Work & MoneyIs It Ever Okay To Charge Your Friends When You Throw A Party?by Judith Ohikuare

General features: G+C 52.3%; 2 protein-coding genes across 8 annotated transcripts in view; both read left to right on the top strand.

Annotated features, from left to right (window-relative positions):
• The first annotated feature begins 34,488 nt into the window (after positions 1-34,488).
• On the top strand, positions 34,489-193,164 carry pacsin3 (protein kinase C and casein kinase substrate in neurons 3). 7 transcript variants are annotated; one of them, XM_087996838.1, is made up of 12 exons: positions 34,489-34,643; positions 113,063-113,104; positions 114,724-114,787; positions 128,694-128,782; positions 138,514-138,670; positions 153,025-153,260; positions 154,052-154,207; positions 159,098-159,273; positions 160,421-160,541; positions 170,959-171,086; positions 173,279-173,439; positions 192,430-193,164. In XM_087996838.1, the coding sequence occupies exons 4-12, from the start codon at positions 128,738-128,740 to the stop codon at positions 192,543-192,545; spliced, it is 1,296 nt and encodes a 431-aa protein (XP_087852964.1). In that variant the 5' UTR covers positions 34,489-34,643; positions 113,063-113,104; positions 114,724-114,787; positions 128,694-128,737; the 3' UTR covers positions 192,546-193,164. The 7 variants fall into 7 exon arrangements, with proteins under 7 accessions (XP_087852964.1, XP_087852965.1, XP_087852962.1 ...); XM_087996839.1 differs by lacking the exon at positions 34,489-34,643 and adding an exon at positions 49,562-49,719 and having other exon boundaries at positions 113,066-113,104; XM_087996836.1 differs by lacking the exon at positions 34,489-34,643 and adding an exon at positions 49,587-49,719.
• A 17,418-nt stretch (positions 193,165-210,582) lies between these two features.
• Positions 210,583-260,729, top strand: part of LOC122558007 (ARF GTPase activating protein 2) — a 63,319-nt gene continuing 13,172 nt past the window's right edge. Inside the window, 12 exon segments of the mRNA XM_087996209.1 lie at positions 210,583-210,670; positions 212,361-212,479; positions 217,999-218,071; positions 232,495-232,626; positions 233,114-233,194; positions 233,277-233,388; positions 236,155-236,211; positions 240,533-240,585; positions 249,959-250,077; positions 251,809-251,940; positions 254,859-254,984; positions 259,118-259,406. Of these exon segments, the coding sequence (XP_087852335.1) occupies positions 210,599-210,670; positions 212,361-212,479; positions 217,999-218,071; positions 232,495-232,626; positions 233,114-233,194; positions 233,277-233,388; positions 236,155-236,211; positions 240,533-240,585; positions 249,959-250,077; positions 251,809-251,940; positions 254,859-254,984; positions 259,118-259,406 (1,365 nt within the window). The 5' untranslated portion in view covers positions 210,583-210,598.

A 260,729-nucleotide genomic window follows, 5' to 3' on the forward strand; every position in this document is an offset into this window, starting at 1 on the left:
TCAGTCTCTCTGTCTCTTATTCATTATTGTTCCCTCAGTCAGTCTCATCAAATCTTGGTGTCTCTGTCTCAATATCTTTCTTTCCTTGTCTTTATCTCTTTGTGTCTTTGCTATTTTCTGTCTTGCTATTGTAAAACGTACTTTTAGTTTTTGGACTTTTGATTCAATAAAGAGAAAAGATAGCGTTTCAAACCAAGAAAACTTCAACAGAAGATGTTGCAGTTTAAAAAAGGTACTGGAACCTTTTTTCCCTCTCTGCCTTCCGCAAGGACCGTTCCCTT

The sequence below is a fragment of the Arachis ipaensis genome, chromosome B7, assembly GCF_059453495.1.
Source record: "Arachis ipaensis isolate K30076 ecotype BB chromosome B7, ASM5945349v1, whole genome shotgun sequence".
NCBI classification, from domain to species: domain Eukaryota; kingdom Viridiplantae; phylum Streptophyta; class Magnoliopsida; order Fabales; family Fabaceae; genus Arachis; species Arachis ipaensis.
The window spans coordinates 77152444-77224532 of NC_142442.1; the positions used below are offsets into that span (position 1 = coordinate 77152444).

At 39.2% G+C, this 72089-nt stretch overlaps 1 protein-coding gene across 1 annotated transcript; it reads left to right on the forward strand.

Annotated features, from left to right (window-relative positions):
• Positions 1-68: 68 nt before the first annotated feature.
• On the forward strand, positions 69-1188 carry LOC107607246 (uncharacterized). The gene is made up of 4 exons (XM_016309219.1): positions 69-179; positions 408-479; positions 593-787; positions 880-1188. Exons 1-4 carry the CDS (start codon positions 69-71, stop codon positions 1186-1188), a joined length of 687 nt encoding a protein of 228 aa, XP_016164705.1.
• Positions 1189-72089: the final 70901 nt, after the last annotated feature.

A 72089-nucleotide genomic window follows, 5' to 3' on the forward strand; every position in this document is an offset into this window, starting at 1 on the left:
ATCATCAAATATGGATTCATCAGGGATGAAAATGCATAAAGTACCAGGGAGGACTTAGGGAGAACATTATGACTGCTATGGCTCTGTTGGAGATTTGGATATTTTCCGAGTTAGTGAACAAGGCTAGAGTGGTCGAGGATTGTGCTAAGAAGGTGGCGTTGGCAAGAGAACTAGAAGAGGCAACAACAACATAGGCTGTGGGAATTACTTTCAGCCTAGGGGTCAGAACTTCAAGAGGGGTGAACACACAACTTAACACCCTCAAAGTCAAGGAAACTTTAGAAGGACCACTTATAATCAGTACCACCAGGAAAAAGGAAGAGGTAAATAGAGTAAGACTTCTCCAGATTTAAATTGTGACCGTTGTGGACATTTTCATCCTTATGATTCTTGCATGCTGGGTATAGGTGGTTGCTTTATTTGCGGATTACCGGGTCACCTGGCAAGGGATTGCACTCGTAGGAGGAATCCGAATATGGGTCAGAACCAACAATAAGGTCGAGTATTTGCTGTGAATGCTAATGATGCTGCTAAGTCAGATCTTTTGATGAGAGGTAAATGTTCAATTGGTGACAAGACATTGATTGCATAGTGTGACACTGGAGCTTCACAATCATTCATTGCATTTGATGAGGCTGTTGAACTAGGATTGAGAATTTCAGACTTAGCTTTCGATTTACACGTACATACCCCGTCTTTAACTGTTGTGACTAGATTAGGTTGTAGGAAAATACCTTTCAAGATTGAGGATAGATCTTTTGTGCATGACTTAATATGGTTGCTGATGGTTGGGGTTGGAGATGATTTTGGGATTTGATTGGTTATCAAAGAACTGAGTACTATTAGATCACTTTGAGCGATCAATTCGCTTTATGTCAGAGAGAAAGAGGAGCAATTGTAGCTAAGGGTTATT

Cashrewards helps you to earn cashback when you shop. Shop at your favourite stores and watch your cashback balance grow. It’s free to join and there are no fees. Learn more and start shopping right here: year 9, a girl in my grade threw an end-of-year party. I went to a very tame all-girls catholic school, so preparations for the event were pretty casual, mainly revolving around who was making a playlist and whether we were all getting new outfits for the occasion. However, one detail simply rocked the boat in the lead-up — the host had asked for everyone coming to chip in for pizza.AdvertisementADVERTISEMENTMy mother gasped in horror when I asked her for $10 to take with me to the party. I know it sounds clichéd, but growing up as a hardcore Italian, anyone who came into our home — whether for a party or an impromptu after-school hang — was treated like royalty. Whipping up huge feasts, smorgasbords of drinks, and buying thoughtful gifts when attending other people’s homes were practices ingrained in me from a very young age. While plenty is rooted in the typical Italian need to one-up other family members, being overly hospitable (aka, not having guests lift a finger) was always valued.Related Stories8 Cashback FAQs, AnsweredWhat It’s Like To Earn More Than Your Partner15 Women On What They Spent On A Friend’s Hen’sNow, I’m not saying having people chip in for pizza isn’t hospitable. After all, this person was still offering their house to dozens of teenagers for the night. But it does pose the question: is it rude to charge your friends when throwing a party?Over the years, the term ‘party’ has evolved into many different occasions. There’s the loose hang at a pub to farewell a friend moving overseas, the birthday dinner that evolves into a night dancing, or even attending your bestie’s first attempt at a cosy dinner party for their partner. All these require some level of spending as a guest — and if you’re the host, it’s a different story. So given the current cost of living, how the hell do we keep up with social norms, spoil our friends and also stick to budgets? With (or without) setting a service fee for our pals?AdvertisementADVERTISEMENT”Last month, I had two 21st birthdays to attend. One was at Glass Island, and the other was at the Ivy. Glass Island had an entry fee of $100, and the Ivy was $60; on top of that, we all had to buy our own drinks, and none of the pre-paid food made its way over to our table either because it was so busy. I also contributed around $50 to pretty nice presents for both people. I think I ended up spending over $200 for each person’s birthday all up”, Clem, a 21-year-old student from Sydney, tells Refinery29 Australia. While the host hasn’t technically asked guests to ‘chip in’ for food or drinks, these costs can make it feel like you’re literally paying to go to someone’s party (especially when the free food doesn’t even make it your way!).Through facing similar situations in my 20s, I feel like I’ve picked up on some unspoken social rules. For example, if I were Clem and knew I had to pay for my own drinks and entry fee, I probably would’ve skipped out on the present — unless I was, of course, super close with the host.Additionally, if I’m going out for a group dinner, I always try to pay or ensure the group covers whoever is celebrating (e.g. the bday gal). If the celebration is pub drinks, I always ensure I grab the host a nice cocktail (or mocktail) or wine. However, if the person has put down a tab payment or is shouting at the dinner, I always ensure I buy a gift.AdvertisementADVERTISEMENTWhile these ‘rules’ might seem pretty clear cut, going out with a group also poses its own slight financial quandaries.”I feel like every single time I’m invited for a bday dinner; I’m expected to pay my half or what I ate. And it’s usually BYO because you can’t cater to what everyone wants to drink,” says Sandra*, a 27-year-old from Sydney.In terms of house parties, it’s pretty standard for most guests to bring their own alcohol — hosts are usually just expected to have a few basic drinks and food on hand. On the flip side, it’s usually up to the guest’s discretion whether they want to bring something along.”I never like showing up empty-handed to a party at someone’s house, so usually bring a bottle of wine or snack etc., but I’d be shocked if they asked for actual cash,” said B, a 25-year-old from Sydney.But alas, in these dark economic times, we’re all trying to find ways to save — even on life’s bigger milestones. If you’re planning your next birthday bash, opting for a BYO dumpling spot that your friends can pile into for a massive feast might be a more cost-effective option than the trendiest new gastro-pub that’s opened up. If you’re looking for presents (or party outfits), using a cashback provider like Cashrewards can help lessen the pinch, where you can score up to 20% cashback on brands like THE ICONIC, Showpo, Lancôme, BWS and more. At the end of the day, we all kind of have to do what we’re most comfortable with, right?Nothing in this article is intended as, or should be taken to be, financial advice.Want more? Get Refinery29 Australia’s best stories delivered to your inbox each week. Sign up here!AdvertisementADVERTISEMENT

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